Additionally, the team was supported by a range of experts including: service inquiry advisers whose full-time role is to advise on all aspects of aircraft accident investigation process and on the associated policies and procedures and advisers from the RAF's Centre for Aviation Medicine. The team also worked closely and shared evidence with the independent investigator from the Air Accident Investigations Branch on technical and operational issues. Technical advice was also provided by QinetiQ. The range of expertise both within and available to the team ensured that the inquiry was both professional, comprehensive and covered all relevant factors.

Democratic Republic of Congo

Questions

Asked by Lord Alton of Liverpool

Lord Brett: Details of the Department for International Development's (DfID's) expenditure in developing countries is published in Statistics on International Development, which is available in the House Library and on the DfID website at http://www.dfid.gov.uk/About-DFID/Finance-and-performance/Aid-Statistics/Statistics-on-International-Development-2009/.

DfID expenditure for the past 12 years on the education sector in the Democratic Republic of Congo is presented in the table below.



20 Jan 2010 : Column WA260

Year£ in thousands

1997-98

0

1998-99

0

1999-00

0

2000-01

0

2001-02

0

2002-03

0

2003-04

61

2004-05

290

2005-06

148

2006-07

95

2007-08

82

2008-09

835

Asked by Lord Alton of Liverpool

The Minister of State, Foreign and Commonwealth Office (Baroness Kinnock of Holyhead): We take women's empowerment in the Congo very seriously. Our embassy in Kinshasa has developed a gender strategy to promote gender equality and women's empowerment in the Congo and to tackle the serious and widespread problem of sexual and gender based violence (SGBV). We have set ourselves a target of improving the representation of women in local, provincial and national parliaments in the Congo (from 8 per cent in 2006 to 30 per cent by 2011), and improving the capacity and visibility of current female elected representatives.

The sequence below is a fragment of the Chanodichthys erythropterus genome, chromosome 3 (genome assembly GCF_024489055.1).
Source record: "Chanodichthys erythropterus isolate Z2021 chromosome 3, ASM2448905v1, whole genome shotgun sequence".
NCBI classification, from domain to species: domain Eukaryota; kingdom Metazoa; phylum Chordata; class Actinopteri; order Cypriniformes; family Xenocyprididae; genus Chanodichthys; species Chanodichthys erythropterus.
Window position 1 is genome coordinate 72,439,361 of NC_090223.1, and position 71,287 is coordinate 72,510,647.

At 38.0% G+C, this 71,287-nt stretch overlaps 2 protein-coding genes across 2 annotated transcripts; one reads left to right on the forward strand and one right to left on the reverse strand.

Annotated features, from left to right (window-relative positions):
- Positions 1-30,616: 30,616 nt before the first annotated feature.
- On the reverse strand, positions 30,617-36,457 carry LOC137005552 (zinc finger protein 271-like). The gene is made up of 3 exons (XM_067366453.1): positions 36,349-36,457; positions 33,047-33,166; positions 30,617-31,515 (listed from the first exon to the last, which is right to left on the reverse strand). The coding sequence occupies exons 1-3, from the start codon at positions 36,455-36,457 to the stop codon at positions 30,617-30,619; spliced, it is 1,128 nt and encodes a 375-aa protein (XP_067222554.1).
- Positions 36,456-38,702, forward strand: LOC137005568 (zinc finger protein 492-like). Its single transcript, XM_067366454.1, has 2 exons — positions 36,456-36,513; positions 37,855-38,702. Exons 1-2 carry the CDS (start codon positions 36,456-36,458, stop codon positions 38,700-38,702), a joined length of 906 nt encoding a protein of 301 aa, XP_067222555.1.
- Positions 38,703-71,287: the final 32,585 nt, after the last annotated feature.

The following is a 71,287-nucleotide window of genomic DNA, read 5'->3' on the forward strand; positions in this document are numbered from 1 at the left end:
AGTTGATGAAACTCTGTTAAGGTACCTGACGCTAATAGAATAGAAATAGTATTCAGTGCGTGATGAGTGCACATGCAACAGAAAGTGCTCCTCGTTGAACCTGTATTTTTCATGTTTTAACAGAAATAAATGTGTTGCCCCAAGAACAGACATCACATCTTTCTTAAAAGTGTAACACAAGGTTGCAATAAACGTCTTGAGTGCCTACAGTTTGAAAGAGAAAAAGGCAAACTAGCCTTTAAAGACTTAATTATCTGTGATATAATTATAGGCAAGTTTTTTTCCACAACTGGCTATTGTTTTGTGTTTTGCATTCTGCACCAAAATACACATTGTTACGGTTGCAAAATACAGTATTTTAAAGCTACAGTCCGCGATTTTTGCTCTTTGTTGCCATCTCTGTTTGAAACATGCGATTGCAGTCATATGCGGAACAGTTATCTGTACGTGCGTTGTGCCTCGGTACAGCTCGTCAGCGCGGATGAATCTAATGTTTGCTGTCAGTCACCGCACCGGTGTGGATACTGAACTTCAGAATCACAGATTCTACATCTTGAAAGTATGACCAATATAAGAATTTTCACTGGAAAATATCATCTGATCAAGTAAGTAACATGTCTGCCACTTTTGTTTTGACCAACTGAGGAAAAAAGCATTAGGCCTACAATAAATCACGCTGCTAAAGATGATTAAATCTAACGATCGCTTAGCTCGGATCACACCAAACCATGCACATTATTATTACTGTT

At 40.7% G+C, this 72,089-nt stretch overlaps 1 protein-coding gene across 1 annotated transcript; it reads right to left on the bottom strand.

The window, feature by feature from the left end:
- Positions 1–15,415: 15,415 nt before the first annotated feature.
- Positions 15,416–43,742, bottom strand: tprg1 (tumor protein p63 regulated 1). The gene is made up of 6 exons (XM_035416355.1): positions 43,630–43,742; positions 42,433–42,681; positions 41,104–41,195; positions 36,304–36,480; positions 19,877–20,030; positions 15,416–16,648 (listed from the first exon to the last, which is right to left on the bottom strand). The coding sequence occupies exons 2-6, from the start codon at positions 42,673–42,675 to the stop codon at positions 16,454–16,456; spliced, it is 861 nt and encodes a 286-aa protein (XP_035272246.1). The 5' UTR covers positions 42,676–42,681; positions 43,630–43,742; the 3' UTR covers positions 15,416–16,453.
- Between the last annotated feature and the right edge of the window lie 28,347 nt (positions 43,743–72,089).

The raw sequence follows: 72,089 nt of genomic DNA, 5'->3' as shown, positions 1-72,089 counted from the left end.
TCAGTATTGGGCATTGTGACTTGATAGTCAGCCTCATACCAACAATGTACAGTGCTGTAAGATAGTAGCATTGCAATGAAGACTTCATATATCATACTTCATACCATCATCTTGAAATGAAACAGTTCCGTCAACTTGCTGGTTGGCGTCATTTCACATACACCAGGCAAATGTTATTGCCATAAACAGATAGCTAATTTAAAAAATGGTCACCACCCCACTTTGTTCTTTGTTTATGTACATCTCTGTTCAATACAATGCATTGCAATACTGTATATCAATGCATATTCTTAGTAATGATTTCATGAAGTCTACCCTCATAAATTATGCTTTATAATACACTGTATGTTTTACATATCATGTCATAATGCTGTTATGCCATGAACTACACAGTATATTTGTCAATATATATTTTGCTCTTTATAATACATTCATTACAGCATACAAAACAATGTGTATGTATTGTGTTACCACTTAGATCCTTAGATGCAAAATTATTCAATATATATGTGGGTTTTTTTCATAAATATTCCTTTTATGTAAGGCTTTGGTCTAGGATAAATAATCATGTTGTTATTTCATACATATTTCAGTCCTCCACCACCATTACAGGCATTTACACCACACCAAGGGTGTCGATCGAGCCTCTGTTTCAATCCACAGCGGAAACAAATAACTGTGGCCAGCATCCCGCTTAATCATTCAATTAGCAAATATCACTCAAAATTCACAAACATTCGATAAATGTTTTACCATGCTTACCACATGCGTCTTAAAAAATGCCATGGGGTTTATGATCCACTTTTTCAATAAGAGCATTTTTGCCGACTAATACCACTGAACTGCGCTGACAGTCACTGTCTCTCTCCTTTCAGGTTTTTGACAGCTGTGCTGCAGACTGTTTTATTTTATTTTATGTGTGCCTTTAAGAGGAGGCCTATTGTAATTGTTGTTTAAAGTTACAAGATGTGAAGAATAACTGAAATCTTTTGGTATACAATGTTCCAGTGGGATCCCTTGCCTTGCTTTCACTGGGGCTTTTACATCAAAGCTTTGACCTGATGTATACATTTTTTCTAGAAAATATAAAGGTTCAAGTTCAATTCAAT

The Government of the Democratic Republic of the Congo have ratified the international Convention on the Elimination of all forms of discrimination against women, but a serious gap remains between the legal framework that has been put into place and the reality on the ground. Our work to empower women in the Congo therefore focuses on providing support and advice to the Ministry of Gender and helping to build its capacity to mainstream gender issues across the whole of government; lobbying and providing training and support to parliament, political parties and election components; and through providing £58.8 million funding from 2008-2012 to the United Nations Development Programme Governance Programme which works to advocate and promote women's political empowerment.

Economy

Question

Asked by Lord Hunt of Chesterton

The Financial Services Secretary to the Treasury (Lord Myners): The Government recognise that GDP is not a perfect measure of welfare, and that measuring a broad set of quality of life indicators is desirable in informing national economic policy.



20 Jan 2010 : Column WA261

The Government's objective is to build a strong economy and a fair society, where there is opportunity and security for all. While measurement of gross domestic product (GDP) data informs the Government's economic forecasts and related targets for the Government's fiscal plans, the aim of national economic policy is to raise the rate of sustainable growth, and achieve rising prosperity and a better quality of life with economic and employment opportunities for all. This requires other indicators, for example as set out in its sustainable development strategy Securing the Future, available at http://www.defra.gov.uk/sustainable/government/publications/uk-strategy/documents/SecFut_complete.pdf.